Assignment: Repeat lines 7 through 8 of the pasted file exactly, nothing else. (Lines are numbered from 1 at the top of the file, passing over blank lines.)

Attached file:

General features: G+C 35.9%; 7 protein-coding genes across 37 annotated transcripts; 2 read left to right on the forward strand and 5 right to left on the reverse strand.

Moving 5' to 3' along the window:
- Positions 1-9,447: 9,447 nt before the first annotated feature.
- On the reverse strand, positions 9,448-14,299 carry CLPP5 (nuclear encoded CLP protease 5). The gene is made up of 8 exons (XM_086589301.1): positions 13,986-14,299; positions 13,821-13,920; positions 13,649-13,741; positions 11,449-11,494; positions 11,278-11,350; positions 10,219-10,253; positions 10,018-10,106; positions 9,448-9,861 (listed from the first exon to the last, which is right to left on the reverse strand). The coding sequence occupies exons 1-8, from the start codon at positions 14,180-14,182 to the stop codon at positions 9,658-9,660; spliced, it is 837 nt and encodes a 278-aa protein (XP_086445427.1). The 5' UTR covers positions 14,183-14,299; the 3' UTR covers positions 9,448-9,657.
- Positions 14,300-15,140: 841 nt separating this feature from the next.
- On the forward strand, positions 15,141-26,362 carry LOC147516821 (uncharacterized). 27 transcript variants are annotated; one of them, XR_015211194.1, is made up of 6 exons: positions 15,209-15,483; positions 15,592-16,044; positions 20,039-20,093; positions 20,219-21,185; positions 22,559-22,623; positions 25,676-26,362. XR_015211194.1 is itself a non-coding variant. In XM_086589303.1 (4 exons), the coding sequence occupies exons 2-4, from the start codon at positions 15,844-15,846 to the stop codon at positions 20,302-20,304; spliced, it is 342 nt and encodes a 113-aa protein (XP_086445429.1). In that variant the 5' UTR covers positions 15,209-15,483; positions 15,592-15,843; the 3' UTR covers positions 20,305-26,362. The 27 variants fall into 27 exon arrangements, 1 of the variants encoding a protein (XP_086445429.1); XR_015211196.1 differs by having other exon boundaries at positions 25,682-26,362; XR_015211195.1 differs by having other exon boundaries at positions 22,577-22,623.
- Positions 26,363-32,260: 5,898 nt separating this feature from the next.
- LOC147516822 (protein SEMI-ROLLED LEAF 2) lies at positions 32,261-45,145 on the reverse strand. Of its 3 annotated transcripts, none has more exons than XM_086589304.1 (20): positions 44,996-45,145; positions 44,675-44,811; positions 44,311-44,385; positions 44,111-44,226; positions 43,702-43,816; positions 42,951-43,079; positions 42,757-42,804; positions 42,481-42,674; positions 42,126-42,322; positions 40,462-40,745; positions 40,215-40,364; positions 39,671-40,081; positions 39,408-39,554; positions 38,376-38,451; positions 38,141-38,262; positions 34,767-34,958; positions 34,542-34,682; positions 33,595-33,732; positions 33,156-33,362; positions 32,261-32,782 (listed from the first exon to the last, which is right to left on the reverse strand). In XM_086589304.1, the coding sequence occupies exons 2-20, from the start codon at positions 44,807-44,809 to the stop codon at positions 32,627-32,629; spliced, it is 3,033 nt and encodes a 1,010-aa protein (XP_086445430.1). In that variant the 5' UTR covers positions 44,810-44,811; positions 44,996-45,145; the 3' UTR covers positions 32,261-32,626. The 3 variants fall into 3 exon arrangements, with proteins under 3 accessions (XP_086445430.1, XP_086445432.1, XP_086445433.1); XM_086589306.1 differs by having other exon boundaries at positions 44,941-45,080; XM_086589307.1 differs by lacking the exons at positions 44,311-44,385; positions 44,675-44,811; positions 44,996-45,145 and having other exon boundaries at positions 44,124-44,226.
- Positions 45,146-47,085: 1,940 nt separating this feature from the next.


- Positions 26,363-32,260: 5,898 nt separating this feature from the next.
- LOC147516822 (protein SEMI-ROLLED LEAF 2) lies at positions 32,261-45,145 on the reverse strand. Of its 3 annotated transcripts, none has more exons than XM_086589304.1 (20): positions 44,996-45,145; positions 44,675-44,811; positions 44,311-44,385; positions 44,111-44,226; positions 43,702-43,816; positions 42,951-43,079; positions 42,757-42,804; positions 42,481-42,674; positions 42,126-42,322; positions 40,462-40,745; positions 40,215-40,364; positions 39,671-40,081; positions 39,408-39,554; positions 38,376-38,451; positions 38,141-38,262; positions 34,767-34,958; positions 34,542-34,682; positions 33,595-33,732; positions 33,156-33,362; positions 32,261-32,782 (listed from the first exon to the last, which is right to left on the reverse strand). In XM_086589304.1, the coding sequence occupies exons 2-20, from the start codon at positions 44,807-44,809 to the stop codon at positions 32,627-32,629; spliced, it is 3,033 nt and encodes a 1,010-aa protein (XP_086445430.1). In that variant the 5' UTR covers positions 44,810-44,811; positions 44,996-45,145; the 3' UTR covers positions 32,261-32,626. The 3 variants fall into 3 exon arrangements, with proteins under 3 accessions (XP_086445430.1, XP_086445432.1, XP_086445433.1); XM_086589306.1 differs by having other exon boundaries at positions 44,941-45,080; XM_086589307.1 differs by lacking the exons at positions 44,311-44,385; positions 44,675-44,811; positions 44,996-45,145 and having other exon boundaries at positions 44,124-44,226.